On a trip from New York to Rhode Island, we took a wrong turn somewhere and ended up in Westport, Connecticut in possibly the oldest graveyard I have ever set foot in. It only took up a small corner of the street, and the ancient wrought iron gates were open...
The Jennings Trail Burial Ground was established in 1725 and is home to only a few rows of perilously leaning, lichen studded, and downtrodden headstones. These are the real pioneers of this country – the settlers, farmers, and Revolutionary heroes, along with their families.
Just across the road and along the Jennings Trail are bronze markers commemorating some major battles and skirmishes in the Revolutionary War, and I can only imagine what this little cemetery has witnessed in the 200+ years it has stood.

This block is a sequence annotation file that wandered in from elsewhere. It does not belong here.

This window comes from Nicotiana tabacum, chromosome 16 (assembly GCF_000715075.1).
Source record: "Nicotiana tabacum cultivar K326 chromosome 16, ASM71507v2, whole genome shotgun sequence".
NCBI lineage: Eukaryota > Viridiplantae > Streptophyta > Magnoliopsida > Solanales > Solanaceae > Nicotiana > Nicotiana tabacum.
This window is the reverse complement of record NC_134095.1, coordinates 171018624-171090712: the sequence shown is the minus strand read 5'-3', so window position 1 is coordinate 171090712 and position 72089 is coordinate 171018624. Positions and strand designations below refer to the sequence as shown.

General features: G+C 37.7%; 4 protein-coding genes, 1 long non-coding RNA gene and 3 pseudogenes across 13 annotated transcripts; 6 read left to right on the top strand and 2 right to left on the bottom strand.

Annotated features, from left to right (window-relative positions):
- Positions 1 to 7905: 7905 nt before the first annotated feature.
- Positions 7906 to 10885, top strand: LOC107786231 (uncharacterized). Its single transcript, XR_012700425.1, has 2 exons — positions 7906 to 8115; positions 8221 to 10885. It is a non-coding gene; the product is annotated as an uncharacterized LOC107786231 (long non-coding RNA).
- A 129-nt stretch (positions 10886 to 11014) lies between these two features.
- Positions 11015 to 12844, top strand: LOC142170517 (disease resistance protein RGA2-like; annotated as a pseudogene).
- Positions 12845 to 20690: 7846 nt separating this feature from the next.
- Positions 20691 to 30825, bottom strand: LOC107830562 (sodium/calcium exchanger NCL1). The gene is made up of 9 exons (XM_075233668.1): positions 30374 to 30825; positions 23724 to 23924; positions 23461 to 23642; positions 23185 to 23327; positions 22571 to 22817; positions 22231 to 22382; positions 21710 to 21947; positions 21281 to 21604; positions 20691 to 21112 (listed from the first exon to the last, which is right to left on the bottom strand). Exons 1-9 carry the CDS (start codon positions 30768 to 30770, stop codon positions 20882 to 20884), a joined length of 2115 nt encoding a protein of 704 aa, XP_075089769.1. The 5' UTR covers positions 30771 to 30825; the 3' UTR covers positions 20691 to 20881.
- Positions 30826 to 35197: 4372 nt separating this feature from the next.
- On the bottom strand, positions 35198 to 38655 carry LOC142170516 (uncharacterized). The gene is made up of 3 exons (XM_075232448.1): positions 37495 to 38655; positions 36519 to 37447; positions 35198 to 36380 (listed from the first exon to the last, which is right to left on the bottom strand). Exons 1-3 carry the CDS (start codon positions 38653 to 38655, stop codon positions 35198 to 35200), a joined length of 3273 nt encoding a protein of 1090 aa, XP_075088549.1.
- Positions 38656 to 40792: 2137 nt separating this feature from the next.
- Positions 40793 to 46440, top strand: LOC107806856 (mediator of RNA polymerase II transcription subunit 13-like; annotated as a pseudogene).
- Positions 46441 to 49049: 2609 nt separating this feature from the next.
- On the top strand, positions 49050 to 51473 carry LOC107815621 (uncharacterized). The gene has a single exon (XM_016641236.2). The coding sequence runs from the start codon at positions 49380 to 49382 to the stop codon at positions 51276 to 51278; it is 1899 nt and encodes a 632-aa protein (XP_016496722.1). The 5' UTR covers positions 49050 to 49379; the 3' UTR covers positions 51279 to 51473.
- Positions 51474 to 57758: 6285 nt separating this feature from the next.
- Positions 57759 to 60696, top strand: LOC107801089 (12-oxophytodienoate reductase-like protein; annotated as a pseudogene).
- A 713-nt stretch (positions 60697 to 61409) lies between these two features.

Nature has certainly come roaring back in this square of land-gnarled tree roots are pushing over headstones, and one tree trunk actually sought to swallow a headstone whole. The harsh winters have worked hard to rub some headstones almost clean, while some remain strangely untouched.
The surrounding area still appears to be starkly rural, with dirt roads and antique farmhouses, which makes one feel as if you are stepping back in time.
The 18th century stonework on these gravestones is exquisite – poetry, cherubs, filligreed faces, angels, and flowers.
What a lovely little slice of local history, and a fortunate detour for us!